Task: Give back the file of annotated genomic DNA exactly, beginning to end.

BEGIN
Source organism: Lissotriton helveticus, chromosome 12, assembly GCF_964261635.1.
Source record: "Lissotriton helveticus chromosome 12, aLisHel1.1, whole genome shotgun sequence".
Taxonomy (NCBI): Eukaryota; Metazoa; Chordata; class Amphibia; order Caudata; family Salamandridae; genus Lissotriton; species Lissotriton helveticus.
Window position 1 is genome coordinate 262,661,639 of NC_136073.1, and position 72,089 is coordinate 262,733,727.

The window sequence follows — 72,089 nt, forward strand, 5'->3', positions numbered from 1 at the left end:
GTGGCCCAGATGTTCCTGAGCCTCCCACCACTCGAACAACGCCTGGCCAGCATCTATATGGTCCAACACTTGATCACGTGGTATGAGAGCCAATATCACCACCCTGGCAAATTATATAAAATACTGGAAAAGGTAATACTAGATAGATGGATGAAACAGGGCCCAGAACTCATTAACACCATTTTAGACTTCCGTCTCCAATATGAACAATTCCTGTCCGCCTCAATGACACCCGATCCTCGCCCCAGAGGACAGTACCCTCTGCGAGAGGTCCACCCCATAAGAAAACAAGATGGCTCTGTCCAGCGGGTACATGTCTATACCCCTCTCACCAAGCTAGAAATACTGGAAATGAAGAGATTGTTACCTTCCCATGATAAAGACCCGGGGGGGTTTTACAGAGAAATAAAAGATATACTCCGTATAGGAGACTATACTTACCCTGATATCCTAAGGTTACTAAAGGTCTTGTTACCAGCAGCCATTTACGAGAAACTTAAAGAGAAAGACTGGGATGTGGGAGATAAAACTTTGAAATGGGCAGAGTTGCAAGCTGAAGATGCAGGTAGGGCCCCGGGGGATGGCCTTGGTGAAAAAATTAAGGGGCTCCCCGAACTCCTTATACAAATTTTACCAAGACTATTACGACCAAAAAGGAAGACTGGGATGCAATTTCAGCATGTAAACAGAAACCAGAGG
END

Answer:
Source organism: Lissotriton helveticus, chromosome 12, assembly GCF_964261635.1.
Source record: "Lissotriton helveticus chromosome 12, aLisHel1.1, whole genome shotgun sequence".
Taxonomy (NCBI): Eukaryota; Metazoa; Chordata; class Amphibia; order Caudata; family Salamandridae; genus Lissotriton; species Lissotriton helveticus.
Window position 1 is genome coordinate 262,661,639 of NC_136073.1, and position 72,089 is coordinate 262,733,727.

The window sequence follows — 72,089 nt, forward strand, 5'->3', positions numbered from 1 at the left end:
GTGGCCCAGATGTTCCTGAGCCTCCCACCACTCGAACAACGCCTGGCCAGCATCTATATGGTCCAACACTTGATCACGTGGTATGAGAGCCAATATCACCACCCTGGCAAATTATATAAAATACTGGAAAAGGTAATACTAGATAGATGGATGAAACAGGGCCCAGAACTCATTAACACCATTTTAGACTTCCGTCTCCAATATGAACAATTCCTGTCCGCCTCAATGACACCCGATCCTCGCCCCAGAGGACAGTACCCTCTGCGAGAGGTCCACCCCATAAGAAAACAAGATGGCTCTGTCCAGCGGGTACATGTCTATACCCCTCTCACCAAGCTAGAAATACTGGAAATGAAGAGATTGTTACCTTCCCATGATAAAGACCCGGGGGGGTTTTACAGAGAAATAAAAGATATACTCCGTATAGGAGACTATACTTACCCTGATATCCTAAGGTTACTAAAGGTCTTGTTACCAGCAGCCATTTACGAGAAACTTAAAGAGAAAGACTGGGATGTGGGAGATAAAACTTTGAAATGGGCAGAGTTGCAAGCTGAAGATGCAGGTAGGGCCCCGGGGGATGGCCTTGGTGAAAAAATTAAGGGGCTCCCCGAACTCCTTATACAAATTTTACCAAGACTATTACGACCAAAAAGGAAGACTGGGATGCAATTTCAGCATGTAAACAGAAACCAGAGG